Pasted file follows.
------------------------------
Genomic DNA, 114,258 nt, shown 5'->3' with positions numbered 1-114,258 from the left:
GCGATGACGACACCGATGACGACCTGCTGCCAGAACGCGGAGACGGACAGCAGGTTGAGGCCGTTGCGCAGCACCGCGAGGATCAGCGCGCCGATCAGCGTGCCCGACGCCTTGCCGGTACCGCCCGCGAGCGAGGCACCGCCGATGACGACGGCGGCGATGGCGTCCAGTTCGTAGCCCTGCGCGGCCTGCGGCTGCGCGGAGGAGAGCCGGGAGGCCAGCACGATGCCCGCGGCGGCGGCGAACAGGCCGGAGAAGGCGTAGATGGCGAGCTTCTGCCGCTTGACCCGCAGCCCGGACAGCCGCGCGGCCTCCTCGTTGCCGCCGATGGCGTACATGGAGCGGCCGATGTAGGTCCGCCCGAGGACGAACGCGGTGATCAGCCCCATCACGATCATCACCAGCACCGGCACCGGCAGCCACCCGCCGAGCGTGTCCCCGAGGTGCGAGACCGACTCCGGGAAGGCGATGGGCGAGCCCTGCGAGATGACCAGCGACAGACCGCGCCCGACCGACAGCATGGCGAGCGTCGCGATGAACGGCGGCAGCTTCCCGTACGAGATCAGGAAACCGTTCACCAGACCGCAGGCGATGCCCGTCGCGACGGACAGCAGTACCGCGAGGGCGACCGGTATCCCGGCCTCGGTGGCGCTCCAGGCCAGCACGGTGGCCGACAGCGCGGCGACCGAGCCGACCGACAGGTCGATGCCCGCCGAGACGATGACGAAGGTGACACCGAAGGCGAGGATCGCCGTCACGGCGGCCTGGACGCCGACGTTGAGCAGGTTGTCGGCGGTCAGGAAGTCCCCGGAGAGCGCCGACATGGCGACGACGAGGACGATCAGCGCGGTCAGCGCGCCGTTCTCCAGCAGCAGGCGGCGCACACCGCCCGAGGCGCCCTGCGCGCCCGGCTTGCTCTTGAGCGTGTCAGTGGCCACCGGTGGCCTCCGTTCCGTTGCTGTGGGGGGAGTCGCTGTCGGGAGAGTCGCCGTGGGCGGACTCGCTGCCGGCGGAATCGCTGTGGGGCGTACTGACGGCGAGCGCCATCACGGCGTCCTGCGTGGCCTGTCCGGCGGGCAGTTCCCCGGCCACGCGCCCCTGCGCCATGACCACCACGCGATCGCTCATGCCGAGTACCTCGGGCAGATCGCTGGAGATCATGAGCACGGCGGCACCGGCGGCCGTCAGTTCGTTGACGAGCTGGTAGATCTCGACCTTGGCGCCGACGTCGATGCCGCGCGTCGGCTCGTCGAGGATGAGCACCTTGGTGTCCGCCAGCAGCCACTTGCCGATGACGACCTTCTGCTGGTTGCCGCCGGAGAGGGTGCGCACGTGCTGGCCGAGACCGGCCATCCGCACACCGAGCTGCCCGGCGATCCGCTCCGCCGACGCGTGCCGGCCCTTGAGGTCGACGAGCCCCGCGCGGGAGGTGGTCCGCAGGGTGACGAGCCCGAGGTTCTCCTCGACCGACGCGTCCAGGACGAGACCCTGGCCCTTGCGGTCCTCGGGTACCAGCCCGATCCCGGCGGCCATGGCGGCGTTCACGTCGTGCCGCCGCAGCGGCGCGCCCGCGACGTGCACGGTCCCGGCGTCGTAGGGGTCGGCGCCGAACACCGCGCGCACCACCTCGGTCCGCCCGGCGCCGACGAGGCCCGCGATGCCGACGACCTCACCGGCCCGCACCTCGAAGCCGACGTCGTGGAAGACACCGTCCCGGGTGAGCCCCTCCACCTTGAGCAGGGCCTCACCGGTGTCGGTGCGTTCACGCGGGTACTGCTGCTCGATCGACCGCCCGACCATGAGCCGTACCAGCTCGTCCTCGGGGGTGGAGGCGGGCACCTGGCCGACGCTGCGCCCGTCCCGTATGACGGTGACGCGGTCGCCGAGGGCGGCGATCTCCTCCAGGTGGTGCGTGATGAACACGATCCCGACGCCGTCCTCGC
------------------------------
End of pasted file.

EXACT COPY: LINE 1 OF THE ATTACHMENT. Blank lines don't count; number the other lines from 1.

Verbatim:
Genomic DNA, 114,258 nt, shown 5'->3' with positions numbered 1-114,258 from the left: